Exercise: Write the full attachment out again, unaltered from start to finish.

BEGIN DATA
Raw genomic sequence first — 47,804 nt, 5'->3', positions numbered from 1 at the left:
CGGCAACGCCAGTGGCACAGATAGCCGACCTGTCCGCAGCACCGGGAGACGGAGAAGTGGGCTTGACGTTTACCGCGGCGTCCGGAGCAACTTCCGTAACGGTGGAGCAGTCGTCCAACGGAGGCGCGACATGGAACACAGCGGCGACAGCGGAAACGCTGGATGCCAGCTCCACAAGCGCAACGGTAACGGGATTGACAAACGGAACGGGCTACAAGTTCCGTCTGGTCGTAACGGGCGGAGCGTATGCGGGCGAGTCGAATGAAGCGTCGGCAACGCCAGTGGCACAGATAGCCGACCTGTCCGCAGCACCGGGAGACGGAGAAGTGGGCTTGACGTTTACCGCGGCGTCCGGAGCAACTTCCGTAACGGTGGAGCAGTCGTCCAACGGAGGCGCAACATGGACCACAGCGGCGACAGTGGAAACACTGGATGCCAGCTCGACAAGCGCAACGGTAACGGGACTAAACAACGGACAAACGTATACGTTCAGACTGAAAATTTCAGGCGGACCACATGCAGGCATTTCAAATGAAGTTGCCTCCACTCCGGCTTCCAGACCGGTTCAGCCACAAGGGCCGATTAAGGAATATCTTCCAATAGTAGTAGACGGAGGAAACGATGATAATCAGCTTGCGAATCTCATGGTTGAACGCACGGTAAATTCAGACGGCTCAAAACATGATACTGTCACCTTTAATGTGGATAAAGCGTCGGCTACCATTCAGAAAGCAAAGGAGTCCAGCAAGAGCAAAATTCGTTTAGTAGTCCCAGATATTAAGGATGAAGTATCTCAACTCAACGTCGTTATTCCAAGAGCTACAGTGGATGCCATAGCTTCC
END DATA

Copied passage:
Raw genomic sequence first — 47,804 nt, 5'->3', positions numbered from 1 at the left:
CGGCAACGCCAGTGGCACAGATAGCCGACCTGTCCGCAGCACCGGGAGACGGAGAAGTGGGCTTGACGTTTACCGCGGCGTCCGGAGCAACTTCCGTAACGGTGGAGCAGTCGTCCAACGGAGGCGCGACATGGAACACAGCGGCGACAGCGGAAACGCTGGATGCCAGCTCCACAAGCGCAACGGTAACGGGATTGACAAACGGAACGGGCTACAAGTTCCGTCTGGTCGTAACGGGCGGAGCGTATGCGGGCGAGTCGAATGAAGCGTCGGCAACGCCAGTGGCACAGATAGCCGACCTGTCCGCAGCACCGGGAGACGGAGAAGTGGGCTTGACGTTTACCGCGGCGTCCGGAGCAACTTCCGTAACGGTGGAGCAGTCGTCCAACGGAGGCGCAACATGGACCACAGCGGCGACAGTGGAAACACTGGATGCCAGCTCGACAAGCGCAACGGTAACGGGACTAAACAACGGACAAACGTATACGTTCAGACTGAAAATTTCAGGCGGACCACATGCAGGCATTTCAAATGAAGTTGCCTCCACTCCGGCTTCCAGACCGGTTCAGCCACAAGGGCCGATTAAGGAATATCTTCCAATAGTAGTAGACGGAGGAAACGATGATAATCAGCTTGCGAATCTCATGGTTGAACGCACGGTAAATTCAGACGGCTCAAAACATGATACTGTCACCTTTAATGTGGATAAAGCGTCGGCTACCATTCAGAAAGCAAAGGAGTCCAGCAAGAGCAAAATTCGTTTAGTAGTCCCAGATATTAAGGATGAAGTATCTCAACTCAACGTCGTTATTCCAAGAGCTACAGTGGATGCCATAGCTTCC